A healthy living blog from Marshfield Clinic Health System

Dietary guidelines: Emphasizing balance through life

New Dietary Guidelines

New federal nutrition guidelines can help you improve your diet and your health.

It’s not what you eat today, last week or last month. It’s what you’ve consumed your whole life that impacts your overall health.

The current version of the federal Dietary Guidelines for Americans, 2020-2025, supports this big-picture look at health through the recent publishing of the Guidelines by the U.S. Departments of Agriculture (USDA) and Health and Human Services.

“Make every bite count” is the theme of the Guidelines’ ninth edition. Issued every five years since 1980, publication is mandated by the National Nutrition Monitoring and Related Research Act of 1990. Guidelines are built on previous reports to promote health and prevent chronic disease. They’re used to develop, put in place and evaluate federal food, nutrition and health policies and to help people eat a healthy diet.

These science-based Guidelines, according to Dietitian Chrisanne Urban, Marshfield Clinic Health System, provide recommendations for healthy dietary patterns from birth through older adult years and “focusing on making every bite count,” she said. “Chronic disease doesn’t develop overnight and that’s the important thing to look at.”

This edition calls to limit added sugars and alcoholic beverages. It also expands guidance for the first time, she said, to include healthy dietary patterns for infants and toddlers as well as pregnant and breastfeeding women.

Guidelines also provide the nutritional foundation for federal nutrition programs, like the Special Supplemental Nutrition Program for Women, Infants and Children (WIC) or food banks, but aren’t meant to be considered clinical guidelines for disease treatment.

“Anyone can benefit from them even if they’re healthy, since no matter what your health status is you can benefit by preventing chronic disease,” Urban said. “They can be used by businesses and communities, too, since this is our government at work.”

Dietary patterns are part of the Guidelines, too.

“I like the way they put this,” Urban said. “It’s a combination of foods and beverages that constitutes an individual’s complete dietary intake over time, not just per day, the whole week, the whole month. It’s taking a look at the big picture at every life stage.

“The Guidelines encourage us to enjoy nutrient-dense food and beverages from the five food groups – vegetables, fruits, grains, dairy and soy alternatives and proteins – that reflect preferences, food traditions and your budget. Also, they encourage limiting food and beverages higher in added sugars, saturated fats and sodium as well as limiting alcoholic beverages.”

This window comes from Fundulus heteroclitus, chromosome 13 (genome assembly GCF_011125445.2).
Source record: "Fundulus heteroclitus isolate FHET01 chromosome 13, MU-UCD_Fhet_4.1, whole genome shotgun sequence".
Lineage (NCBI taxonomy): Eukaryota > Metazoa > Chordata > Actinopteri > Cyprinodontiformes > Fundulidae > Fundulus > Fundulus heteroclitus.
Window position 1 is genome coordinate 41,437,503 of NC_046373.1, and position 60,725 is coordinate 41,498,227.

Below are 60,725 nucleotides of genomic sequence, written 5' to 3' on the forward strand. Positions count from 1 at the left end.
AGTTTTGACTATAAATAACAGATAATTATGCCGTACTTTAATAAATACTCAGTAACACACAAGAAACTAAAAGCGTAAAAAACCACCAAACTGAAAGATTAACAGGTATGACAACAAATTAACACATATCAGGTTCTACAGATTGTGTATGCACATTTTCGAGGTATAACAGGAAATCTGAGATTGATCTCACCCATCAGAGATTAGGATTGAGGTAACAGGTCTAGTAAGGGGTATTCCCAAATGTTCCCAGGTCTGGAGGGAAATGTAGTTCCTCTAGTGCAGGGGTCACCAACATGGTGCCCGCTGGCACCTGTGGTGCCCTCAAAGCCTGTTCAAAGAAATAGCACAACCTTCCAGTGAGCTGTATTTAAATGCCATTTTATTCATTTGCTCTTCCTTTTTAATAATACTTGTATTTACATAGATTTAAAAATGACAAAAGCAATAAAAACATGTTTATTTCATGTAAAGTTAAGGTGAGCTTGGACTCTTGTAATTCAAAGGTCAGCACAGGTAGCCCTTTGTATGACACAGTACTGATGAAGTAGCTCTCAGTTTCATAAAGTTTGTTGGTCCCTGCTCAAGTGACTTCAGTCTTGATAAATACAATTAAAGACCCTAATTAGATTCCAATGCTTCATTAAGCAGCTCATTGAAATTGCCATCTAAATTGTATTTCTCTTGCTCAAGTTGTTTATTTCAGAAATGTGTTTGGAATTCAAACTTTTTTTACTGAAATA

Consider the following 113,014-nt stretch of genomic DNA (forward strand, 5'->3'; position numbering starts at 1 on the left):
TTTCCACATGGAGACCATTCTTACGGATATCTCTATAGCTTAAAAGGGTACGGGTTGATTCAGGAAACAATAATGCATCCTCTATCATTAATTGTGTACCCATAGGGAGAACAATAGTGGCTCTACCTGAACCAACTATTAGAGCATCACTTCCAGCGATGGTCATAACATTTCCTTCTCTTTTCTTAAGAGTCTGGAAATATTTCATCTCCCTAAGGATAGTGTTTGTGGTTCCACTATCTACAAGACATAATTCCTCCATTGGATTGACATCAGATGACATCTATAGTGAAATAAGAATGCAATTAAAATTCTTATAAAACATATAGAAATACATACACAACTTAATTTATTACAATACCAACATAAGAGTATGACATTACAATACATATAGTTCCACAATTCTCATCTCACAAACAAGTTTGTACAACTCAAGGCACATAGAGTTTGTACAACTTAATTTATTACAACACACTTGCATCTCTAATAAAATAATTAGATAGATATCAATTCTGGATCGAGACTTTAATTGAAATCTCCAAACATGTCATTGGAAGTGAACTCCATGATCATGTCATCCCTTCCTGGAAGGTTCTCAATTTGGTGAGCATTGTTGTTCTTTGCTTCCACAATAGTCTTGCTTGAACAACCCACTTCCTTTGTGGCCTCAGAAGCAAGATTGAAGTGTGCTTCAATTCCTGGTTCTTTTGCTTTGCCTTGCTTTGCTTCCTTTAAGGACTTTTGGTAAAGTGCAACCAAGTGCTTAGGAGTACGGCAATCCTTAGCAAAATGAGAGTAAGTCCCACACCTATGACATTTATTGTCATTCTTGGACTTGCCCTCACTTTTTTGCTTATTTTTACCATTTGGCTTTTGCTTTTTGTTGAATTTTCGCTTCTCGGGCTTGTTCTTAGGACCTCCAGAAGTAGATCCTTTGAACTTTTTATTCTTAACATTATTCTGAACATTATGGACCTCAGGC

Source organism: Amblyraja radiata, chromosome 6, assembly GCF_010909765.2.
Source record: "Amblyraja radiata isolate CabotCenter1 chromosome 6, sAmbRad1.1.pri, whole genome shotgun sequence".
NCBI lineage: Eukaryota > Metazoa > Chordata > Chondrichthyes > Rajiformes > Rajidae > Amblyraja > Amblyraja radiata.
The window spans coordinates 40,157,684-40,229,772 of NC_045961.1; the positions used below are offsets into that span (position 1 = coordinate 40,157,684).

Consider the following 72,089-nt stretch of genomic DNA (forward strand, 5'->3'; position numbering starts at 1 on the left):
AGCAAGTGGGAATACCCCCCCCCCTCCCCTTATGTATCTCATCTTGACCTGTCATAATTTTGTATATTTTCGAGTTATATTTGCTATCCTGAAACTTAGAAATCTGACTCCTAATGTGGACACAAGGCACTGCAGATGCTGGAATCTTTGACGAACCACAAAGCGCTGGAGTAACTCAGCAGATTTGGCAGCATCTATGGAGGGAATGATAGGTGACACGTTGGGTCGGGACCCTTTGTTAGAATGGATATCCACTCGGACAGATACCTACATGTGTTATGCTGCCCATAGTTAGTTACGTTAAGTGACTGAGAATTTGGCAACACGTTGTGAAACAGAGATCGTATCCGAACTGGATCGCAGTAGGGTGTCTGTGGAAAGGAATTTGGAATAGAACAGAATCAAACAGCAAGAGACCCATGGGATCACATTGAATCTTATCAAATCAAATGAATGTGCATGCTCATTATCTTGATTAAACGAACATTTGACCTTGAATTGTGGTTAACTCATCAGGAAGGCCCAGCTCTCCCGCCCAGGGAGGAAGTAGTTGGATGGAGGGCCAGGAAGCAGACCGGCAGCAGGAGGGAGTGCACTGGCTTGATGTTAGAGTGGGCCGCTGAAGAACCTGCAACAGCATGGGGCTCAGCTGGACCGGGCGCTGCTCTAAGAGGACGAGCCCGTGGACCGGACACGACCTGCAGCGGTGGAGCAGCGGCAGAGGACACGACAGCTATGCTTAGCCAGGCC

Updated information for infants, toddlers

  • From birth through age 1 or longer if desired, human milk exclusively is preferred. If unavailable, use iron-fortified infant formula. Provide supplemental vitamin D soon after birth.
  • Nutrient-dense foods can start at 6 months, including potentially allergenic foods. A variety of foods from all food groups is needed. Foods rich in iron and zinc should be included.

Added sugars, saturated fats, sodium, alcohol

As before, officials recommend that most of a person’s daily calories come from nutrient-dense choices, with little room left for extra added sugars, saturated fat, sodium or alcoholic beverages. Recommended limits are:

  • Less than 10% of calories from added sugars, starting at age 2; avoid added sugars before age 2.
  • Less than 10% of calories daily from saturated fat, starting at age 2.
  • Less than 2,300 mg of sodium per day; less for children younger than age 14.
  • No more than two alcoholic drinks a day or less for men, and one for women.

Nutrition by older life stages

Recommendations for other life stages include the following:

  • Because 41% of children ages 2-18 are overweight or obese, emphasize eating to ease weight gain while supporting normal growth and development. Physical activity should be encouraged.
  • For adults ages 19-59, healthy eating and physical activity are encouraged. Aim for 150-300 minutes of moderate physical activity weekly, plus muscle-building activity.
  • For pregnant and lactating women, the report offers guidance on changing calorie needs and weight management.
  • Adults 60 and older have lower caloric needs but similar or higher nutrient needs.

Want more helpful info for your diet plan? Click on the USDA’s MyPlate website.

Related posts

5 ways healthful living keeps your immune system at its peak

Quarantine 15: Tips to help you manage your weight during COVID

Make food count: Focus on food security and quality

Leave a Reply

Your email address will not be published. Required fields are marked *

View our comment policy